Harmonica Key Chart

This is a chart that I put together to help know which Harmonica to use for the Cigar Box Guitar Key played in.

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Comment by Mike Willmouth on July 6, 2012 at 9:01am

OK, my chart is for playing the blues which is crossed harp:

"Most recorded harmonica you hear is done in crossed (or second) position. Basically what this means is that the harmonica used is not in the same key as the song. Learning this is THE big step toward learning how to play blues harmonica. Many harmonica players spend years without knowing which harmonica to choose when they know what key the song is played. In second position the draw chord becomes the song key instead of the blow chord. See the following chart to select the correct harmonica for playing crossed harp (second position) in any song key. Note that the harmonica you want to use is 5 half tones above the key the song is being played in."  http://www.fetherbay.com/HarpTutorial.html

This web site also has a chart.

 

Comment by Letha Allen on July 6, 2012 at 12:02am

Hi Mike,

Nice to meet you. Thanks so much for this. I have a friend who plays great cross harp, and I always wanted to know how he did it. I am sure he tried to tell me before, but I am visual and this is so nice of you to share.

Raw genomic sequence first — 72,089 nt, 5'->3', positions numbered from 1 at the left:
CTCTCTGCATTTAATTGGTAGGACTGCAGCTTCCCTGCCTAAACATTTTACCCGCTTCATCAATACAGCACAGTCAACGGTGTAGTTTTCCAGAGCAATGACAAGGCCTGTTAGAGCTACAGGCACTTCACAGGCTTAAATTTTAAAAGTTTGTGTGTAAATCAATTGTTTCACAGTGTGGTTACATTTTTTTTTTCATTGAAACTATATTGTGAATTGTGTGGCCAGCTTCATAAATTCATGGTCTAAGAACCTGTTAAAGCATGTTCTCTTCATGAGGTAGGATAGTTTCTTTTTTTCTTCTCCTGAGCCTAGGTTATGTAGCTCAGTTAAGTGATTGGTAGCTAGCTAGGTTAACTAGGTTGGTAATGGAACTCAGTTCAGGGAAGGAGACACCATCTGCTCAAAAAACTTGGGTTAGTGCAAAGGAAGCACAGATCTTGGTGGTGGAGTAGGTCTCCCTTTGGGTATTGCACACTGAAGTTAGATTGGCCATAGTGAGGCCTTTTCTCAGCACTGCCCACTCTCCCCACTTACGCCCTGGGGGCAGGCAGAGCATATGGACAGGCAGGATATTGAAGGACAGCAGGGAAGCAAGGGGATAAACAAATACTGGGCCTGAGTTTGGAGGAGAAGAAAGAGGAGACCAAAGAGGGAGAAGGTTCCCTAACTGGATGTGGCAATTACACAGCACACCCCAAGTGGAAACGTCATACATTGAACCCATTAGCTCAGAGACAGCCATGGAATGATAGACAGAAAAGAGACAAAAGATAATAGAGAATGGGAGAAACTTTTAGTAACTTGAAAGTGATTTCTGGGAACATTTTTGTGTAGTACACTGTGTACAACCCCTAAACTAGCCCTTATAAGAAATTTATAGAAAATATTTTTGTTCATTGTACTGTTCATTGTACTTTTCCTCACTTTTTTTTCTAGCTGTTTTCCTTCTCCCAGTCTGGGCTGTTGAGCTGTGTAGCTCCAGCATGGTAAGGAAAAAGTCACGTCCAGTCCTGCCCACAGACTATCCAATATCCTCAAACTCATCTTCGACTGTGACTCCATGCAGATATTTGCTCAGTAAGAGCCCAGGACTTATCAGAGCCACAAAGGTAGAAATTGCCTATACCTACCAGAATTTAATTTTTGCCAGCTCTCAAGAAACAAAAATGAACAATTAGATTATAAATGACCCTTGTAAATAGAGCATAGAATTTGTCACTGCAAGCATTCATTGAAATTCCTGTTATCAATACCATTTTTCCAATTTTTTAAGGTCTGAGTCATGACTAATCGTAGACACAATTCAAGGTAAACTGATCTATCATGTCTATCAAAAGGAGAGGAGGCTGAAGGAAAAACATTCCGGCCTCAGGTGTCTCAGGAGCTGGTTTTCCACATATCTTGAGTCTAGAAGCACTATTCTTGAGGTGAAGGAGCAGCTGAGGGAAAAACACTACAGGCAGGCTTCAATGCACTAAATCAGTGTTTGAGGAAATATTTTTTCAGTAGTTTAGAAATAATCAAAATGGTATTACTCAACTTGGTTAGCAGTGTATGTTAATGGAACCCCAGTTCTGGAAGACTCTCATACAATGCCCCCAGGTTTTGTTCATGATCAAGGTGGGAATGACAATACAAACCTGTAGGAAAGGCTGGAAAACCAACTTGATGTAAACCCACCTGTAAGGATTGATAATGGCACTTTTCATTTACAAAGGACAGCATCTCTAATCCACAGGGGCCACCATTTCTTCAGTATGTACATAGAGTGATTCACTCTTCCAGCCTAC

Letha

Comment by Dave Lynas on July 5, 2012 at 11:46pm

Bluesheart, thanks for the method. I had forgotten the relationship of the key change. And one should mention you suck the blues and blow the strait versions. And bend as you suck.

Comment by Mike Willmouth on July 5, 2012 at 1:01pm

I am assuming that it is for the blues (I didn’t see anything from the information I got it from to indicate differently). With that said, I a Harmonically Challenged (new to it) so if my chart isn’t correct for the blues, please let me know and I’ll fix it :)

Comment by Bluesheart on July 5, 2012 at 11:50am

Handy chart. It is for cross harp or blues harp only though, just to clarify. I handy trick for figuring it out is to start with the key of the song on your index finger (E for example), count up the scale till you get to your pinky (A) and that is the key of harp you need to play cross harp. F though is an exception and you need B flat , not a B as the chart above shows. I do not know why that is exactly, just that it is. If you were going to play straight harp (i.e. Bob Dylan etc) just play the same key as the song.

Comment by Dave Lynas on July 5, 2012 at 7:30am

Nice chart. I learned this from an old book by Tony Glover. He played with Dave Ray and Spider John Koerner. I used to watch these guys play at The Coffee Break in Dinky Town by UM back in the early 1960s.... Thanks

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